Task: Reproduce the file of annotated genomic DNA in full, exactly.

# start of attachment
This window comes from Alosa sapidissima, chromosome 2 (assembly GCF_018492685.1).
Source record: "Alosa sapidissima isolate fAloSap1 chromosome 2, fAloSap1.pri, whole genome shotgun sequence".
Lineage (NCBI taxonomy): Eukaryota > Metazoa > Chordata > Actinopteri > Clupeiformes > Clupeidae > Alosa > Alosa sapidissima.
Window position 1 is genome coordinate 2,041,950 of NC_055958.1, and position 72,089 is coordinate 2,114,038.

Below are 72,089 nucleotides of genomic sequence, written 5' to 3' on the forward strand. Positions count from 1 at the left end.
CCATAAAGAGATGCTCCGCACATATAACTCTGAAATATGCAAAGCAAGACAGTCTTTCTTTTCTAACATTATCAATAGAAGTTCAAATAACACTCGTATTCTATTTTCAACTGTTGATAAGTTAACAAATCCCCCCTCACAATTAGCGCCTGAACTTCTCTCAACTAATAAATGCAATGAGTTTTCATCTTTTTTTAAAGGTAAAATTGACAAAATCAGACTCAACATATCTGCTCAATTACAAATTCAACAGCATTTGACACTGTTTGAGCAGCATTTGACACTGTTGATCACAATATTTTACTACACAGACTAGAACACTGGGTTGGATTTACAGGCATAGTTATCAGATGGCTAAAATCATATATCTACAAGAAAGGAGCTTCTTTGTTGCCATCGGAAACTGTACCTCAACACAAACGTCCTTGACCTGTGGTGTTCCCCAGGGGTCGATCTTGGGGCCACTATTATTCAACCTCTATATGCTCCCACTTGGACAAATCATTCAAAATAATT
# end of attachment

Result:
This window comes from Alosa sapidissima, chromosome 2 (assembly GCF_018492685.1).
Source record: "Alosa sapidissima isolate fAloSap1 chromosome 2, fAloSap1.pri, whole genome shotgun sequence".
Lineage (NCBI taxonomy): Eukaryota > Metazoa > Chordata > Actinopteri > Clupeiformes > Clupeidae > Alosa > Alosa sapidissima.
Window position 1 is genome coordinate 2,041,950 of NC_055958.1, and position 72,089 is coordinate 2,114,038.

Below are 72,089 nucleotides of genomic sequence, written 5' to 3' on the forward strand. Positions count from 1 at the left end.
CCATAAAGAGATGCTCCGCACATATAACTCTGAAATATGCAAAGCAAGACAGTCTTTCTTTTCTAACATTATCAATAGAAGTTCAAATAACACTCGTATTCTATTTTCAACTGTTGATAAGTTAACAAATCCCCCCTCACAATTAGCGCCTGAACTTCTCTCAACTAATAAATGCAATGAGTTTTCATCTTTTTTTAAAGGTAAAATTGACAAAATCAGACTCAACATATCTGCTCAATTACAAATTCAACAGCATTTGACACTGTTTGAGCAGCATTTGACACTGTTGATCACAATATTTTACTACACAGACTAGAACACTGGGTTGGATTTACAGGCATAGTTATCAGATGGCTAAAATCATATATCTACAAGAAAGGAGCTTCTTTGTTGCCATCGGAAACTGTACCTCAACACAAACGTCCTTGACCTGTGGTGTTCCCCAGGGGTCGATCTTGGGGCCACTATTATTCAACCTCTATATGCTCCCACTTGGACAAATCATTCAAAATAATT